There’s never been a better time to be a woman: we have the vote and the Pill, and we haven’t been burnt as witches since 1727. However, a few nagging questions remain…
Why are we supposed to get Brazilians? Should you get Botox? Do men secretly hate us? What should you call your vagina? Why does your bra hurt? And why does everyone ask you when you’re going to have a baby?
Part memoir, part rant, Caitlin Moran answers these questions and more in How To Be A Woman. From her terrible 13th birthday (‘I am 13 stone, have no friends, and boys throw gravel at me when they see me’) through adolescence, the workplace, strip-clubs, love, fat, abortion, TopShop, motherhood and beyond. ISBN 9780062124296.
Caitlin Moran had no friends in 1990, and so had plenty of time to write her first novel at the age of fifteen. At sixteen she joined music weekly. Following this precocious start she then put in eighteen solid years as a columnist on The Times as a TV critic and in the most-read part of the paper, the satirical celebrity column winning the British Press Awards’ Columnist of The Year award in 2010 and Critic and Interviewer of the Year in 2011.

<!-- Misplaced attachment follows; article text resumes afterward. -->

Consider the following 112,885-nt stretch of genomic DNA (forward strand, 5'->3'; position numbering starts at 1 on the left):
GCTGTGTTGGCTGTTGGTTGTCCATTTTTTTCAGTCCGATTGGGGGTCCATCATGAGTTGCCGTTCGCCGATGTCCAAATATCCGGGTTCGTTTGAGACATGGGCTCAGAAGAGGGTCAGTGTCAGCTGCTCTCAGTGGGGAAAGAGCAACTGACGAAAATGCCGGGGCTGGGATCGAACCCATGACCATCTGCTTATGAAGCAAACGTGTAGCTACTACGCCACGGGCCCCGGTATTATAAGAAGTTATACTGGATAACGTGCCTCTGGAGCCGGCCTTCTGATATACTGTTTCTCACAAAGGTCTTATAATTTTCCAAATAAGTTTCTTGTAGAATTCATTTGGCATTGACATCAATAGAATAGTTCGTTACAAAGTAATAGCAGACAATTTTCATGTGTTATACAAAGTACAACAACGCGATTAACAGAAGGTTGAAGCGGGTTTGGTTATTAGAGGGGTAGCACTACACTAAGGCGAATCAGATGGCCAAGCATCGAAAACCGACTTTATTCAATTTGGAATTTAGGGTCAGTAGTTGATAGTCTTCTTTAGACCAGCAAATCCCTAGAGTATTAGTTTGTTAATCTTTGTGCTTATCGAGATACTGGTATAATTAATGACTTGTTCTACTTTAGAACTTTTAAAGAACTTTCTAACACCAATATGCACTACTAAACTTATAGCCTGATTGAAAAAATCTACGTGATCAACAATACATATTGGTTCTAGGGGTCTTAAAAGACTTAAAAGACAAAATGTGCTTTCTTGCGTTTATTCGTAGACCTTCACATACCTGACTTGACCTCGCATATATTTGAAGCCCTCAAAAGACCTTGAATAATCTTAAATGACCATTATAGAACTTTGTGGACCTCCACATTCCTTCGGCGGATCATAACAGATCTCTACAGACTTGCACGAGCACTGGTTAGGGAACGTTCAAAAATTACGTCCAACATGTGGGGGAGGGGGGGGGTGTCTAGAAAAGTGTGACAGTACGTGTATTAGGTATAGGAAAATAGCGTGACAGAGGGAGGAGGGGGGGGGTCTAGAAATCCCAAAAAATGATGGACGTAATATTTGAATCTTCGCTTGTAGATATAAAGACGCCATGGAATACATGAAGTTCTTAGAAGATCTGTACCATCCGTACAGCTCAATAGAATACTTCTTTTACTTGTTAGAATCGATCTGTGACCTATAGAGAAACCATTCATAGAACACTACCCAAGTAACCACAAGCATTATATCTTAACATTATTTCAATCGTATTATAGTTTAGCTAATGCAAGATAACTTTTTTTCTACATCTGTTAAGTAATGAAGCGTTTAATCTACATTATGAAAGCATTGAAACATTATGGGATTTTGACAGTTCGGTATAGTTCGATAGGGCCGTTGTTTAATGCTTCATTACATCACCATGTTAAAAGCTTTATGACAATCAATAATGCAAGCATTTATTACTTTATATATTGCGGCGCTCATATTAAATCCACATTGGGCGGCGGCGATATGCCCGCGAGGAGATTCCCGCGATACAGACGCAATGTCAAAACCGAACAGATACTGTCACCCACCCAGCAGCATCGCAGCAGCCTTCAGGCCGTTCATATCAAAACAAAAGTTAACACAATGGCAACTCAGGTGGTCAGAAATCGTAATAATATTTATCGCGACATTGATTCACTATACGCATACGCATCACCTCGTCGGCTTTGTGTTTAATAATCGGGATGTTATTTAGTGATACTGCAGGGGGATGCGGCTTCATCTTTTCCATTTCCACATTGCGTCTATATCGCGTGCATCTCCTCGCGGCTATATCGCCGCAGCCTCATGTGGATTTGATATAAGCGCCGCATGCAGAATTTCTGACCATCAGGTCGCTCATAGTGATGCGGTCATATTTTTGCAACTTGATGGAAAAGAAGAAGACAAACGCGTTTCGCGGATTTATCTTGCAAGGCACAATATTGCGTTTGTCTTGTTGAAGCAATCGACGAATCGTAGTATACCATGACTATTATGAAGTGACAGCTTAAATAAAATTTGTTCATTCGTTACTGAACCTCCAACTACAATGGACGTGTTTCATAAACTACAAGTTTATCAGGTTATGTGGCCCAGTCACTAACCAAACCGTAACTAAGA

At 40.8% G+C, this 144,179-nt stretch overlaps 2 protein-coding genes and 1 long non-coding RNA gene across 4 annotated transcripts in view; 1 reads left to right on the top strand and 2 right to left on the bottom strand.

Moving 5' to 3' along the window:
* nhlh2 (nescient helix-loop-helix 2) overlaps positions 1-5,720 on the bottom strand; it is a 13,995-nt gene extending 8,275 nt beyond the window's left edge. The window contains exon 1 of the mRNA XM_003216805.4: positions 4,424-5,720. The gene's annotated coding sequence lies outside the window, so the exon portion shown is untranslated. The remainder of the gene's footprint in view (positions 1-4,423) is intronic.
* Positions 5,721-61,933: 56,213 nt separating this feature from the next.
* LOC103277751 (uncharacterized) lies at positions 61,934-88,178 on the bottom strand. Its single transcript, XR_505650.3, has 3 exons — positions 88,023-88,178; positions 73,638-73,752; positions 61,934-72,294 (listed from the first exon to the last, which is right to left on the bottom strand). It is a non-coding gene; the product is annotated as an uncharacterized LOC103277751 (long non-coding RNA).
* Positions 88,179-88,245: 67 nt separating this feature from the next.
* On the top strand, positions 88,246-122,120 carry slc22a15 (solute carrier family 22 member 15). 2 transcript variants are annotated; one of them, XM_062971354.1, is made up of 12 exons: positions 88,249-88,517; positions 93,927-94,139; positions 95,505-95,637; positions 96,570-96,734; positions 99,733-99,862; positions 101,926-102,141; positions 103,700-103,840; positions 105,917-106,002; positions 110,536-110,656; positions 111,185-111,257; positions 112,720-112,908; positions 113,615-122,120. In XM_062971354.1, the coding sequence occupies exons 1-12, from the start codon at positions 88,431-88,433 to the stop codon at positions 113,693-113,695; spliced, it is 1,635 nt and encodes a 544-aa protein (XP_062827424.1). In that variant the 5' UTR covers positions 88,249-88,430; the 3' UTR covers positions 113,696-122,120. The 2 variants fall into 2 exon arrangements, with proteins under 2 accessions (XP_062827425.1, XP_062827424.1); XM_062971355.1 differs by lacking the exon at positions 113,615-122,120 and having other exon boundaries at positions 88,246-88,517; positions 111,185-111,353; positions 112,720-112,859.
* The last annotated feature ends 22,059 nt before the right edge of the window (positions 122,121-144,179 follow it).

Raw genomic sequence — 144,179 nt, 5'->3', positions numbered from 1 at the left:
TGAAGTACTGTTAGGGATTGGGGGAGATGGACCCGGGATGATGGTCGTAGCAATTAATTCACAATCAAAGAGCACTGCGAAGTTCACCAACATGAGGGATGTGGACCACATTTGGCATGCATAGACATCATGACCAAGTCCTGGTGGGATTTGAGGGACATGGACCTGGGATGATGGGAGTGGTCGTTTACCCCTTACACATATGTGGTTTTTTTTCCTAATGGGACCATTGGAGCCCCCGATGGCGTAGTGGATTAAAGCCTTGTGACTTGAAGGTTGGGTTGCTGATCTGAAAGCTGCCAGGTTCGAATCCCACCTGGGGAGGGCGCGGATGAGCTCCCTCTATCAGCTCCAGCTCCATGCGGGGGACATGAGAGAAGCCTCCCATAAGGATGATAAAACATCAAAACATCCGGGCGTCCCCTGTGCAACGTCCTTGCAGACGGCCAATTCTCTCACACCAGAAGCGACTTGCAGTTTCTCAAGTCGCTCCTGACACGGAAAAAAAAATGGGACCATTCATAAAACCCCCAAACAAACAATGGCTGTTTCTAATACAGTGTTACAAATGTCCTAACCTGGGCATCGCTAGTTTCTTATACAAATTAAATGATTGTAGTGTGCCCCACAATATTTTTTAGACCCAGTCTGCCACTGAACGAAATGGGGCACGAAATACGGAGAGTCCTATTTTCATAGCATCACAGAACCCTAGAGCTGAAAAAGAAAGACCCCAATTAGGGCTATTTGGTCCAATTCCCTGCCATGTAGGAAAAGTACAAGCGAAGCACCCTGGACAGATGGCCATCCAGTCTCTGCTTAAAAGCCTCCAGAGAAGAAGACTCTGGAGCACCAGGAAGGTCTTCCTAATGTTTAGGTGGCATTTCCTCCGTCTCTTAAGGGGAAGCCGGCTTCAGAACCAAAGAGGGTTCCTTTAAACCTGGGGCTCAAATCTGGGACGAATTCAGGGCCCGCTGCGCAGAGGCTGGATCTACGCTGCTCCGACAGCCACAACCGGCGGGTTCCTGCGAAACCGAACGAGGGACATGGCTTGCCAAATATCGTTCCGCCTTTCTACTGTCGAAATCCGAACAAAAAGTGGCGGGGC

The eldest of eight children, home-educated in Wolverhampton, Caitlin read lots of books about feminism in an attempt to be able to prove to her brother, Eddie, that she was scientifically better than him. Caitlin isn’t really her name. She was christened ‘Catherine’. But she saw ‘Caitlin’ in a Jilly Cooper novel when she was 13 and thought it looked exciting. That’s why she pronounces it incorrectly: ‘Catlin’. It causes trouble for everyone.